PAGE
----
Sensory analyses of gels were conducted as the same method as the previous study [2]. Gel samples were cut into 1.00 ± 0.05 g (23 mm in diameter and 10 mm in height, divided into 4 small pieces) and 2 replicates (with three-digit codes without information about the sample) were presented in a random order to every panelist. Reference solutions with different NaCl concentrations were prepared. Water, 0.322 and 0.519% (w/w) was used as references (0, 5, 10 points, respectively) for gel adding 1% NaCl. Water, 0.512 and 0.825% (w/w) was used as references (0, 5, 10 points, respectively) for gel adding 2% NaCl. Water, 0.659 and 1.061% (w/w) was used as references (0, 5, 10 points, respectively) for gel adding 3% NaCl. In every session, the panelist was received 4 samples with three-digit numbers without information about the samples, evaluated the maximum saltiness intensity of every sample during mastication until swallowing comparing the saltiness with 3 reference solutions.

Measurement of fragmentation of surimi gels

Each panelist masticated 3 g of surimi gel by 10 times without swallowing. To collect the surimi gel fragments, panelists were asked to spit the fragments into a beaker after chewed the fixed number of chews. Gel fragments were collected two times per panelist for each condition. The panelists rinsed their mouths with water to entirely remove all fragments. The gel fragments and water were carefully stirred in a beaker using a glass rod and passed through a sieve with a mesh size of 0.5 mm. After fine fragments were washed through the sieve with running water, the fragments on the sieve were spread evenly on black paper with a plastic cover (210 × 297 mm), a print image of fragments was made using a copy machine [18], and all images were analyzed using WinROOF ver 6.3.5 [19] to determine the number of fragments and total area of fragments.

Statistical analysis

All instrumental determinations were performed in quadruplicate, at minimum. Data are expressed as means ± standard deviations. Differences were evaluated using Duncan’s multiple range tests. Level of significance was set at p<0.05. Analyses were performed using SPSS software (SPSS 16.0 for Windows). The sensory evaluation data were analyzed using PanelCheck V.1.4.0 [20].

Results and Discussion

Breaking force and breaking strain

Two-step heated gels with different physical properties were prepared by pre-heating at 60°C for 0-120 min, followed by a second heating at 90°C for 30 min. The breaking force and breaking strain results obtained in the puncture test are shown in Figure 1. The gel strength increased with addition of NaCl, especially, the breaking force and strain for 3% NaCl gels were much higher than those for lower NaCl gels. The breaking force and breaking strain gradually decreased as the pre-heating time increased at 60°C, regardless of the NaCl content in gels. This results close to the reported from Luo et al. [21], the breaking force of 60°C incubation was lower than for other temperatures, and decreased as the incubation period increased, and was significantly lower (p<0.05) at 60 and 120 min incubation than for no incubation. The trends observed for the breaking distance of Alaska pollock surimi were similar to the trends observed for the breaking force [22]. This trend also found in meat chicken surimi.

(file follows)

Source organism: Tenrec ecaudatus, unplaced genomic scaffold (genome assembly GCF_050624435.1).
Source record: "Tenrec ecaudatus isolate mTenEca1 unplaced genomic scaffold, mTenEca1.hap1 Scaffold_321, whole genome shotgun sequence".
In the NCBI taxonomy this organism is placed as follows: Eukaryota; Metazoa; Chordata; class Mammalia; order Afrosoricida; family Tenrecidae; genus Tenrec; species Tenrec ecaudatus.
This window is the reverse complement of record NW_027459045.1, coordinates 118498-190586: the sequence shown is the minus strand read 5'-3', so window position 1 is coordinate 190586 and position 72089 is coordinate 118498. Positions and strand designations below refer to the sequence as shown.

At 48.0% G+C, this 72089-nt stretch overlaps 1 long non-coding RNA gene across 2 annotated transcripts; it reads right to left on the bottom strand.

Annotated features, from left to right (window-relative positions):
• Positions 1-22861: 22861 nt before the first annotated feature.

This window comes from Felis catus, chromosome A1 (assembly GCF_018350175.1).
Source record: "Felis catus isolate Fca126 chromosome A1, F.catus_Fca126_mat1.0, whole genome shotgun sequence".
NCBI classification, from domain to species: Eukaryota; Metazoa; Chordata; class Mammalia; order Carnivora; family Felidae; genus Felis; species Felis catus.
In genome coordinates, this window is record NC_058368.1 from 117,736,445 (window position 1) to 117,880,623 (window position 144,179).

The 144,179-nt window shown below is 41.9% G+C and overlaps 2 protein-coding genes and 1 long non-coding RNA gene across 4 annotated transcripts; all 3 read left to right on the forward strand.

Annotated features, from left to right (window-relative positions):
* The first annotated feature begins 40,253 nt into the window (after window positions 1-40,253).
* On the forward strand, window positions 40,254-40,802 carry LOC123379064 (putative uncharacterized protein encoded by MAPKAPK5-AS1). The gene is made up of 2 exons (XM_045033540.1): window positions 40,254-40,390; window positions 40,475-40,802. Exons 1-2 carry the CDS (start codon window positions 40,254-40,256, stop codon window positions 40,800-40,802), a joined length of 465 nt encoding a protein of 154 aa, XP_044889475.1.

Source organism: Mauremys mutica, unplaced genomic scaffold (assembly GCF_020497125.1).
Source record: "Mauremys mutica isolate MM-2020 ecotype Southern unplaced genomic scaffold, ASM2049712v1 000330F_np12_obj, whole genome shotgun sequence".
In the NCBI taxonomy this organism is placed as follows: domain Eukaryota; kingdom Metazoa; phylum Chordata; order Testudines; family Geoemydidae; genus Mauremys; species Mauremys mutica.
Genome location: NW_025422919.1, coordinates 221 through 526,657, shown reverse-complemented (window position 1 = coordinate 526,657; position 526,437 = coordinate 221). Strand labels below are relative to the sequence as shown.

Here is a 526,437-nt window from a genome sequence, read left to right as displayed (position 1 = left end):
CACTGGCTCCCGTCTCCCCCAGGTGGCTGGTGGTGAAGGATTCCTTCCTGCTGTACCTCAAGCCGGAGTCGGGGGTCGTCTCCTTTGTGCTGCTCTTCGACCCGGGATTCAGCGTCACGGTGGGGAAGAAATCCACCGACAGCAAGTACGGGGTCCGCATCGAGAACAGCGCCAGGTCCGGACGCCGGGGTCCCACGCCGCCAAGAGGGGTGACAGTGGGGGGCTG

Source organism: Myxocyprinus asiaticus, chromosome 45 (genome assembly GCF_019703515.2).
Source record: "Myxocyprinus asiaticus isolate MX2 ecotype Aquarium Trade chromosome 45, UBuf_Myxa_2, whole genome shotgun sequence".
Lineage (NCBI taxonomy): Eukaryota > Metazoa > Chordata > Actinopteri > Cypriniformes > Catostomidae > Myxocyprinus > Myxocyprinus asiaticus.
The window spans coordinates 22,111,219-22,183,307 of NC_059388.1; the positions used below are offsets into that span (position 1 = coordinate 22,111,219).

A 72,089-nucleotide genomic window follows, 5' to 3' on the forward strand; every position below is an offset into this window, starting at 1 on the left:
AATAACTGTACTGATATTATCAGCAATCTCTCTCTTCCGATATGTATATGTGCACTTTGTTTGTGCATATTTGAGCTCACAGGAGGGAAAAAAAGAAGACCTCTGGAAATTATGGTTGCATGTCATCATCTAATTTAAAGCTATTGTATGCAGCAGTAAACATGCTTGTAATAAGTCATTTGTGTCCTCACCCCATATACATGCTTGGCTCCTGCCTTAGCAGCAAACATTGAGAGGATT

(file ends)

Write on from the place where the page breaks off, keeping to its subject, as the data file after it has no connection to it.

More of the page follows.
experimental-food-chemistry-Breaking-force

Figure 1: Breaking force and strain of 2-step heated gels with various preheating time at 60°C. Open bars, diagonal bars, closed bars: surimi gels with 1, 2, 3% (w/w) NaCl respectively. Gel with different alphabetical letters differ significantly (p<0.05).

The gel strength of surimi from chicken meat at 60°C increased slightly at 30 min, but then continued to decrease with longer setting times and modori (gel degradation) phenomena occur during the gel formation of surimi. The temperature of modori stage of this surimi is 60 to 70°C [23].

Breaking force of directly heated gel was higher than that of modori gel (p<0.05) in agreement with results reported from yellow stripe trevally surimi [23]. In modori gel the lower breaking force was measured (p<0.05). It was caused by hydrolysis of the protein molecules due to fish muscle proteinases activation at temperature range from 60-65°C [24-26]. This pattern of texture deterioration was thought to mainly result from the enzymatic degradation of myofibrillar protein [15].

Two-bite texture profile analysis